Digital Dealer Magazine August 2007
by : Mitch Turck
The following five suggestions on how to get the most from your Internet department should yield some financial benefits. The sooner these actions are put into place, the better.
1. Your used car manager should be the most Internet savvy of all your sales employees. The used car manager should be scouring popular consumer sites (AutoTrader, cars.com, etc.) on a weekly basis to see how your used inventory pricing compares with the competition. The used car manager should also be checking the out-of-state wholesale auctions online, many of which will put together a great package to get your store’s business. And when it comes down to getting rid of one particular car, it should be the used car manager posting that car on Craigslist, enthusiast chat rooms and other community forums to maximize the vehicle’s exposure.
2. Your perceived DMA should shift from a “death grip on a five-mile radius” strategy to a “fishnet across a 50-mile radius” strategy. One huge obstruction the Internet presents to your local business is that it reduces traveling distance between stores from 45 minutes to five mouse clicks. Consumers who live in your area don’t need to come to you for their favorite brand anymore if a dealer 30 miles away is giving them a significantly better price, or has the customer’s car in-stock and ready to test drive while you are showing the customer a paint chip and telling him to use his imagination. Many dealers complain about this loss of local traffic due to the Internet, but then the obvious question becomes, “if a dealer 45 minutes away is stealing from your DMA, why aren’t you stealing from his?”
3. Your managers should submit mystery shopper leads to competing dealers every month. Are you wondering why so many of your Internet leads are telling you that Grass is Greener Motors is beating your offer by $100 a month? Instead of scratching your head, why not put a mystery lead into that store yourself, and see what kind of deal they are sending to Internet leads? Furthermore, find out what everyone is doing to stay in touch with their Internet customers, and how your competition is trying to differentiate itself from the rest of the pack. If your autoresponder says, “Unlike other dealers, we focus on 100 percent customer satisfaction,” and your three closest competitors say the same thing, then what good is that line? Use that opportunity to find ways to stand out from other dealers… and don’t forget to mystery shop your own Internet department as well.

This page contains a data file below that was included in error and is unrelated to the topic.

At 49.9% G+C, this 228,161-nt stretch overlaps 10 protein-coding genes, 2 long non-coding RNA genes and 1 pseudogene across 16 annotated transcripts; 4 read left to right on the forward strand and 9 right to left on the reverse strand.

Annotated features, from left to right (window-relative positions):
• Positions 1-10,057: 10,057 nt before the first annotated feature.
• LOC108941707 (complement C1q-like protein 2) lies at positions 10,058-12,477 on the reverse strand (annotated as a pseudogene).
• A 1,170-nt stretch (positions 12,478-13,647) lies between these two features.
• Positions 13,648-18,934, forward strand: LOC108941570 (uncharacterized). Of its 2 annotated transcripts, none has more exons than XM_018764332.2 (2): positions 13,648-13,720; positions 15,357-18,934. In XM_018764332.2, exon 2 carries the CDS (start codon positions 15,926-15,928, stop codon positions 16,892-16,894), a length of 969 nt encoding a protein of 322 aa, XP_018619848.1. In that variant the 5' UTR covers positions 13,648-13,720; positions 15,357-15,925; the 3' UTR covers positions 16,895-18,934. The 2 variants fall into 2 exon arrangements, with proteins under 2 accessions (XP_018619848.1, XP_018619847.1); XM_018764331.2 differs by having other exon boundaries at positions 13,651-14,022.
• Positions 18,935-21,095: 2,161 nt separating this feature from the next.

4. Your sales staff should come to grips with the fact that Internet customers know more than they do. Depending on the competence of your sales staff, this may or may not be true, but it’s more important to realize that many Internet customers believe it’s true. They have access to information they never knew about before, and this puts them in a controlling mindset. If your staff doesn’t respect that, or is too proud to admit that maybe the customer does know more than them, there’s a high probability you will lose that customer to another store who lets them think they’re in control.
5. Everyone in your dealership should recognize that it’s only a matter of time before your entire customer base becomes Internet shoppers. If you are responsible for the future of your dealership, there is one statement you can’t afford to ignore: every customer is an Internet customer… they just don’t know it yet. Think about it – you can use the Internet to find a vehicle’s color combinations, standard features and options, MSRP, invoice price, typical prices paid by consumers, rebates (including manufacturer to dealer rebates), residual value, inventory availability, and dealer specials. Now try to tell me there’s a single up out there who wouldn’t take advantage of all that information if they knew where to find it.
The sun is setting on the days of uninformed customers – either have a plan of action, or have another career lined up.